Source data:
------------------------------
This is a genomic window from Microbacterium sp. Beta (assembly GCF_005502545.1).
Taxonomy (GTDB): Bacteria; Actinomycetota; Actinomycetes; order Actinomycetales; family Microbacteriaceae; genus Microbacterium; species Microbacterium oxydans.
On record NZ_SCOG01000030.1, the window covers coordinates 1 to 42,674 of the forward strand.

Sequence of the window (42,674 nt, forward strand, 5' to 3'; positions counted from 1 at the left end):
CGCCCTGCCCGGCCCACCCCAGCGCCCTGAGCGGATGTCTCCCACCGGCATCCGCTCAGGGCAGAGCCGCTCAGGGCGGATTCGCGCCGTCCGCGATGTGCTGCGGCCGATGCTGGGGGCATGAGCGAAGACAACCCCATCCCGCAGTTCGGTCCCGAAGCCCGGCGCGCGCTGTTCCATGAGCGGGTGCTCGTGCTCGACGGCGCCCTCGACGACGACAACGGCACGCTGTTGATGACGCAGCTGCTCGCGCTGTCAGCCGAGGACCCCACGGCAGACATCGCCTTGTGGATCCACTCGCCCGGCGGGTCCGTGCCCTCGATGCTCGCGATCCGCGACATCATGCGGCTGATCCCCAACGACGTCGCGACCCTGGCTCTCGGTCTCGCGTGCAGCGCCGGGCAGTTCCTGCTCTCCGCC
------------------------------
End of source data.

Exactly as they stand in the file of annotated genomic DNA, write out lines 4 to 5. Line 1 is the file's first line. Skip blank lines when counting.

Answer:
Sequence of the window (42,674 nt, forward strand, 5' to 3'; positions counted from 1 at the left end):
CGCCCTGCCCGGCCCACCCCAGCGCCCTGAGCGGATGTCTCCCACCGGCATCCGCTCAGGGCAGAGCCGCTCAGGGCGGATTCGCGCCGTCCGCGATGTGCTGCGGCCGATGCTGGGGGCATGAGCGAAGACAACCCCATCCCGCAGTTCGGTCCCGAAGCCCGGCGCGCGCTGTTCCATGAGCGGGTGCTCGTGCTCGACGGCGCCCTCGACGACGACAACGGCACGCTGTTGATGACGCAGCTGCTCGCGCTGTCAGCCGAGGACCCCACGGCAGACATCGCCTTGTGGATCCACTCGCCCGGCGGGTCCGTGCCCTCGATGCTCGCGATCCGCGACATCATGCGGCTGATCCCCAACGACGTCGCGACCCTGGCTCTCGGTCTCGCGTGCAGCGCCGGGCAGTTCCTGCTCTCCGCC